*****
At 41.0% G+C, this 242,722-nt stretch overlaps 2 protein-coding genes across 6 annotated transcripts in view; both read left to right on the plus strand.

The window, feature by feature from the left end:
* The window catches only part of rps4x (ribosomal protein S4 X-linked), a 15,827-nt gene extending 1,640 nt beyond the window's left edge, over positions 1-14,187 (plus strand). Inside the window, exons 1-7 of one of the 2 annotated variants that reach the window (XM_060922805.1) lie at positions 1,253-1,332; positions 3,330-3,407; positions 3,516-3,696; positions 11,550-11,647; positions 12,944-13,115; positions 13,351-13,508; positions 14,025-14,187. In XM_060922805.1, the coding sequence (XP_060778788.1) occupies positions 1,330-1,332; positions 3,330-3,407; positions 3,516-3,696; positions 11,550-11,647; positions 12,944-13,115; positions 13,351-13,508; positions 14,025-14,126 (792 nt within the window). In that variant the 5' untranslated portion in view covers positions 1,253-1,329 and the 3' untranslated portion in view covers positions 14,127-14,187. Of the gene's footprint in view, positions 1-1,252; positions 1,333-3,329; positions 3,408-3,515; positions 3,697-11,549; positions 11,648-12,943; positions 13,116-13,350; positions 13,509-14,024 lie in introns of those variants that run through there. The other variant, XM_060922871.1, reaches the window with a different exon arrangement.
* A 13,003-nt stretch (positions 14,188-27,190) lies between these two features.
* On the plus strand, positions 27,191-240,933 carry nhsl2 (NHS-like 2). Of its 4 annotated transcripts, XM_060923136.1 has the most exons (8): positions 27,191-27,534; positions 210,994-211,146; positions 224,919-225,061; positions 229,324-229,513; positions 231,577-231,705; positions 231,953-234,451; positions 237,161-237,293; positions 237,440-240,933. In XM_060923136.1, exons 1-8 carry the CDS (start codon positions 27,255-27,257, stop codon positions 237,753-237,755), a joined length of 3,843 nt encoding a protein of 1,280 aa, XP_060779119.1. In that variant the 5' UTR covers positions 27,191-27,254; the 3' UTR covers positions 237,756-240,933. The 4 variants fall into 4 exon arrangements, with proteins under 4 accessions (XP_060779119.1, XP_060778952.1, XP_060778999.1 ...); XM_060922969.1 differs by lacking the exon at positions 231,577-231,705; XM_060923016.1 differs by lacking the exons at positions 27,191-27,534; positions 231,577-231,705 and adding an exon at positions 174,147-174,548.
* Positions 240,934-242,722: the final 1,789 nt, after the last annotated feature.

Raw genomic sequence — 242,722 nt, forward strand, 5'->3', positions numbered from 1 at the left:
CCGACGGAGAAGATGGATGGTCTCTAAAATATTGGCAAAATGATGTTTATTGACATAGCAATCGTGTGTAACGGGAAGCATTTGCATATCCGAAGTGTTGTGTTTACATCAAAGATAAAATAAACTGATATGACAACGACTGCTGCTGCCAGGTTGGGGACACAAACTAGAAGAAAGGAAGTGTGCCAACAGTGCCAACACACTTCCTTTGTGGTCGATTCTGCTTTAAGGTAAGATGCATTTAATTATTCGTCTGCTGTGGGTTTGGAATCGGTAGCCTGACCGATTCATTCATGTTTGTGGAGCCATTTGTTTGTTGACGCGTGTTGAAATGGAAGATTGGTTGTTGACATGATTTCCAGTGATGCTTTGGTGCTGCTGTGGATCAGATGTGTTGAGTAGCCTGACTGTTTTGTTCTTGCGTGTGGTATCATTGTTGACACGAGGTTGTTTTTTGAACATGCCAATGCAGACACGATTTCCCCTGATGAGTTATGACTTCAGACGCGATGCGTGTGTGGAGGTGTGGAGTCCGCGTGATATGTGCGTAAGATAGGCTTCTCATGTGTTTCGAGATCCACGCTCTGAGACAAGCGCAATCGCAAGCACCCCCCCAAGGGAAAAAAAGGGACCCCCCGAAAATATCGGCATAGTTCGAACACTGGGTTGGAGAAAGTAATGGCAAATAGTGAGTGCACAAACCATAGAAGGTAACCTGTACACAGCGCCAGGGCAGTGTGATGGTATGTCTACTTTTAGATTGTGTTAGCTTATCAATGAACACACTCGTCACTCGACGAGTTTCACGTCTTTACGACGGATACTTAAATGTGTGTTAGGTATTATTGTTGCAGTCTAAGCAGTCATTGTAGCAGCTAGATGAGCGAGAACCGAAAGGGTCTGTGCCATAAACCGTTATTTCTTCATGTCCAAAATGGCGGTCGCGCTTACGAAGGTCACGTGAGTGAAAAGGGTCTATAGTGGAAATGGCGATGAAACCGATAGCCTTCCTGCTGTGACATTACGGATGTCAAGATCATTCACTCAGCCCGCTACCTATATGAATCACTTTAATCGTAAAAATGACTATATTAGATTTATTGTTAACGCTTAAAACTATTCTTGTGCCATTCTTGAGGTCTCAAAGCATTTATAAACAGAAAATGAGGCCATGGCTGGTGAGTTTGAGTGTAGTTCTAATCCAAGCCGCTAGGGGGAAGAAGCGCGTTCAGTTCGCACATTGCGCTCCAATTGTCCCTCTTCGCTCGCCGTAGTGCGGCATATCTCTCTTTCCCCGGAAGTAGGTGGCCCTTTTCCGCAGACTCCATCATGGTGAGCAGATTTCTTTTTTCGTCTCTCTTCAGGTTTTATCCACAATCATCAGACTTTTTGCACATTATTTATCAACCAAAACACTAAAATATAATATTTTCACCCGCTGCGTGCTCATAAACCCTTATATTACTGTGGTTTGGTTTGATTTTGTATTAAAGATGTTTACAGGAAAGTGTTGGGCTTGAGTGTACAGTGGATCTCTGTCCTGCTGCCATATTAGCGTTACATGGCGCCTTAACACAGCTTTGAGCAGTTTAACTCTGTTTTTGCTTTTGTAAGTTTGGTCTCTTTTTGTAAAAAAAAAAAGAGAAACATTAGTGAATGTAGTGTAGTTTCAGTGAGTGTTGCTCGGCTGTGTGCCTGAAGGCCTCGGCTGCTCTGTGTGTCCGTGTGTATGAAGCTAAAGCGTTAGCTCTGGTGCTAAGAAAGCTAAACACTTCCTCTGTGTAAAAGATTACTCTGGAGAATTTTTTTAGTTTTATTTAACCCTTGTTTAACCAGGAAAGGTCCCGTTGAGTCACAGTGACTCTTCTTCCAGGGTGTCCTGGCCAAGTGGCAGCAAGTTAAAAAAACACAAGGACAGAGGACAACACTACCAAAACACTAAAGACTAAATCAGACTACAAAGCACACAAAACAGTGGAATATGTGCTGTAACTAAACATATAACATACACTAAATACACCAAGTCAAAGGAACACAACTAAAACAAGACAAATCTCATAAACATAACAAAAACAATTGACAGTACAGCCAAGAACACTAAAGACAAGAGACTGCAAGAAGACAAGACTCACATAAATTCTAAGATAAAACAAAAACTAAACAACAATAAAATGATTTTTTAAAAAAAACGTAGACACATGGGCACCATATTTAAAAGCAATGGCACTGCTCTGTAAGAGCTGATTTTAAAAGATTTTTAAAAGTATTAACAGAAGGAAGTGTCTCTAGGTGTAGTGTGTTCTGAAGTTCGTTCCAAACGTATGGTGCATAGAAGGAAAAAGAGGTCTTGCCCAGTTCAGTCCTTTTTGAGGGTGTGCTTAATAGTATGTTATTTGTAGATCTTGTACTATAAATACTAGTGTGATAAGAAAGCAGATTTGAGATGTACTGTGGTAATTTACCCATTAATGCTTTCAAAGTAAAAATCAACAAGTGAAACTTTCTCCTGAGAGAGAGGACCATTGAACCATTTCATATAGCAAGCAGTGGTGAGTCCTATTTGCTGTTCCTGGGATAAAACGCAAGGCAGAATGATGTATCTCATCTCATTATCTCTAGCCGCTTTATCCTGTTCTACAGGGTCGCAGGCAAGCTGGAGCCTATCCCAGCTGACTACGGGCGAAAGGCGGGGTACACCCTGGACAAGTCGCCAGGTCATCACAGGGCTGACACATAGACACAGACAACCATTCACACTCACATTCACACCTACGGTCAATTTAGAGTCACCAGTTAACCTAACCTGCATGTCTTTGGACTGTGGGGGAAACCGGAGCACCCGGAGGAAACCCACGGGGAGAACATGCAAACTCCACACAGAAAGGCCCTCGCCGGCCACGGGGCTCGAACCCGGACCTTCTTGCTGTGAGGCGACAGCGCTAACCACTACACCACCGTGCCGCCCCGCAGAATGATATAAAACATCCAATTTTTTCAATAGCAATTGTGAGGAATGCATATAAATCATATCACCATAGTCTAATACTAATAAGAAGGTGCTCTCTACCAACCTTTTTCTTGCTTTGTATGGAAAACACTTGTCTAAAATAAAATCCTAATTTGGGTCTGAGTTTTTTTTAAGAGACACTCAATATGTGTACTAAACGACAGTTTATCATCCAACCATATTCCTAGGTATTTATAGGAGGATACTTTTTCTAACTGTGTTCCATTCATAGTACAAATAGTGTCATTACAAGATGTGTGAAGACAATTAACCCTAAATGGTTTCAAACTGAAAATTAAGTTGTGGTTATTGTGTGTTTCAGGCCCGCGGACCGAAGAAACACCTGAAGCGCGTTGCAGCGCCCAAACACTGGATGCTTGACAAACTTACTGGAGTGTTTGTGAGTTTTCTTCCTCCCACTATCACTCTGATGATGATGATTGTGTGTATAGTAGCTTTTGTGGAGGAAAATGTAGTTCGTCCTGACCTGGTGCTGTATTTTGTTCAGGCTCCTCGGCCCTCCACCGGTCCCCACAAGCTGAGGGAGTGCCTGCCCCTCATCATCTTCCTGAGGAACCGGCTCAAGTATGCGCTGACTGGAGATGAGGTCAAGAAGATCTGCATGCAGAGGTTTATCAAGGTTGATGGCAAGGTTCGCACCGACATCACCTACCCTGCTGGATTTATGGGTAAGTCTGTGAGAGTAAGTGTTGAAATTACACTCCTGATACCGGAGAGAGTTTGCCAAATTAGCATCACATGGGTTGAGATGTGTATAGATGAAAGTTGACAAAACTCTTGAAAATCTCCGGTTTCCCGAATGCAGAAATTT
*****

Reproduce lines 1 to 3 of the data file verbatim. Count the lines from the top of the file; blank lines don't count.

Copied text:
At 41.0% G+C, this 242,722-nt stretch overlaps 2 protein-coding genes across 6 annotated transcripts in view; both read left to right on the plus strand.

The window, feature by feature from the left end:
* The window catches only part of rps4x (ribosomal protein S4 X-linked), a 15,827-nt gene extending 1,640 nt beyond the window's left edge, over positions 1-14,187 (plus strand). Inside the window, exons 1-7 of one of the 2 annotated variants that reach the window (XM_060922805.1) lie at positions 1,253-1,332; positions 3,330-3,407; positions 3,516-3,696; positions 11,550-11,647; positions 12,944-13,115; positions 13,351-13,508; positions 14,025-14,187. In XM_060922805.1, the coding sequence (XP_060778788.1) occupies positions 1,330-1,332; positions 3,330-3,407; positions 3,516-3,696; positions 11,550-11,647; positions 12,944-13,115; positions 13,351-13,508; positions 14,025-14,126 (792 nt within the window). In that variant the 5' untranslated portion in view covers positions 1,253-1,329 and the 3' untranslated portion in view covers positions 14,127-14,187. Of the gene's footprint in view, positions 1-1,252; positions 1,333-3,329; positions 3,408-3,515; positions 3,697-11,549; positions 11,648-12,943; positions 13,116-13,350; positions 13,509-14,024 lie in introns of those variants that run through there. The other variant, XM_060922871.1, reaches the window with a different exon arrangement.